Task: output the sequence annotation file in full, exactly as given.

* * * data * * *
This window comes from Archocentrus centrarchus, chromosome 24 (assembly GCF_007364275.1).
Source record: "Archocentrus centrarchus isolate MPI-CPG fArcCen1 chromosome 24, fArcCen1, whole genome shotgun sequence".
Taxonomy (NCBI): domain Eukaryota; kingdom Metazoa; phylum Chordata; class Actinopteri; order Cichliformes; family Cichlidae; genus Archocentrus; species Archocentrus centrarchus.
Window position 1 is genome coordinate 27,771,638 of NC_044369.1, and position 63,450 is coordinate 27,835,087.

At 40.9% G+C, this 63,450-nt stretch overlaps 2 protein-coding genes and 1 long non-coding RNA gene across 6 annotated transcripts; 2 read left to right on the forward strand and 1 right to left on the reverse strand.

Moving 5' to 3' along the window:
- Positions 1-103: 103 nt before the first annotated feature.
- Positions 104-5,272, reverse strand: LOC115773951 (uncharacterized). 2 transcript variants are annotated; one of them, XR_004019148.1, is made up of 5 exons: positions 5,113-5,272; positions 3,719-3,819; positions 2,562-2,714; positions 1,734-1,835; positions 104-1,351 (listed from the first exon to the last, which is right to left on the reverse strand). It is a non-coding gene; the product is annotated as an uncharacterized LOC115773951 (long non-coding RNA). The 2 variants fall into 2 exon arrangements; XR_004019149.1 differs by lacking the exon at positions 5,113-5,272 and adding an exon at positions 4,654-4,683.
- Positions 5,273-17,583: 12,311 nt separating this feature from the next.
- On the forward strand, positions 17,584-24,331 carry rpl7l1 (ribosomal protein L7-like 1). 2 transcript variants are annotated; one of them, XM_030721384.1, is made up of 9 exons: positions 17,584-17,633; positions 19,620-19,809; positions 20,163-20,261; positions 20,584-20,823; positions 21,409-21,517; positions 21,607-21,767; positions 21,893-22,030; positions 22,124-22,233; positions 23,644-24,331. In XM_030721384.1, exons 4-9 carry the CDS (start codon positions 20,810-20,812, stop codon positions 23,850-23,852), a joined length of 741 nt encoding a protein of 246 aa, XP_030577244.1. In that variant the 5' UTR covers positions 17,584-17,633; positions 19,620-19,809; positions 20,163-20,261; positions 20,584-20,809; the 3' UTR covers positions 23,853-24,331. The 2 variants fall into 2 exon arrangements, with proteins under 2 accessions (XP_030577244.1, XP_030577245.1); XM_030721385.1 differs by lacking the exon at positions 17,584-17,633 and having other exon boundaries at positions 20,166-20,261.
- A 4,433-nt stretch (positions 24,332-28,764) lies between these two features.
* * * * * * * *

This window comes from Archocentrus centrarchus, chromosome 24 (assembly GCF_007364275.1).
Source record: "Archocentrus centrarchus isolate MPI-CPG fArcCen1 chromosome 24, fArcCen1, whole genome shotgun sequence".
Taxonomy (NCBI): domain Eukaryota; kingdom Metazoa; phylum Chordata; class Actinopteri; order Cichliformes; family Cichlidae; genus Archocentrus; species Archocentrus centrarchus.
Window position 1 is genome coordinate 27,771,638 of NC_044369.1, and position 63,450 is coordinate 27,835,087.

At 40.9% G+C, this 63,450-nt stretch overlaps 2 protein-coding genes and 1 long non-coding RNA gene across 6 annotated transcripts; 2 read left to right on the forward strand and 1 right to left on the reverse strand.

Moving 5' to 3' along the window:
- Positions 1-103: 103 nt before the first annotated feature.
- Positions 104-5,272, reverse strand: LOC115773951 (uncharacterized). 2 transcript variants are annotated; one of them, XR_004019148.1, is made up of 5 exons: positions 5,113-5,272; positions 3,719-3,819; positions 2,562-2,714; positions 1,734-1,835; positions 104-1,351 (listed from the first exon to the last, which is right to left on the reverse strand). It is a non-coding gene; the product is annotated as an uncharacterized LOC115773951 (long non-coding RNA). The 2 variants fall into 2 exon arrangements; XR_004019149.1 differs by lacking the exon at positions 5,113-5,272 and adding an exon at positions 4,654-4,683.
- Positions 5,273-17,583: 12,311 nt separating this feature from the next.
- On the forward strand, positions 17,584-24,331 carry rpl7l1 (ribosomal protein L7-like 1). 2 transcript variants are annotated; one of them, XM_030721384.1, is made up of 9 exons: positions 17,584-17,633; positions 19,620-19,809; positions 20,163-20,261; positions 20,584-20,823; positions 21,409-21,517; positions 21,607-21,767; positions 21,893-22,030; positions 22,124-22,233; positions 23,644-24,331. In XM_030721384.1, exons 4-9 carry the CDS (start codon positions 20,810-20,812, stop codon positions 23,850-23,852), a joined length of 741 nt encoding a protein of 246 aa, XP_030577244.1. In that variant the 5' UTR covers positions 17,584-17,633; positions 19,620-19,809; positions 20,163-20,261; positions 20,584-20,809; the 3' UTR covers positions 23,853-24,331. The 2 variants fall into 2 exon arrangements, with proteins under 2 accessions (XP_030577244.1, XP_030577245.1); XM_030721385.1 differs by lacking the exon at positions 17,584-17,633 and having other exon boundaries at positions 20,166-20,261.
- A 4,433-nt stretch (positions 24,332-28,764) lies between these two features.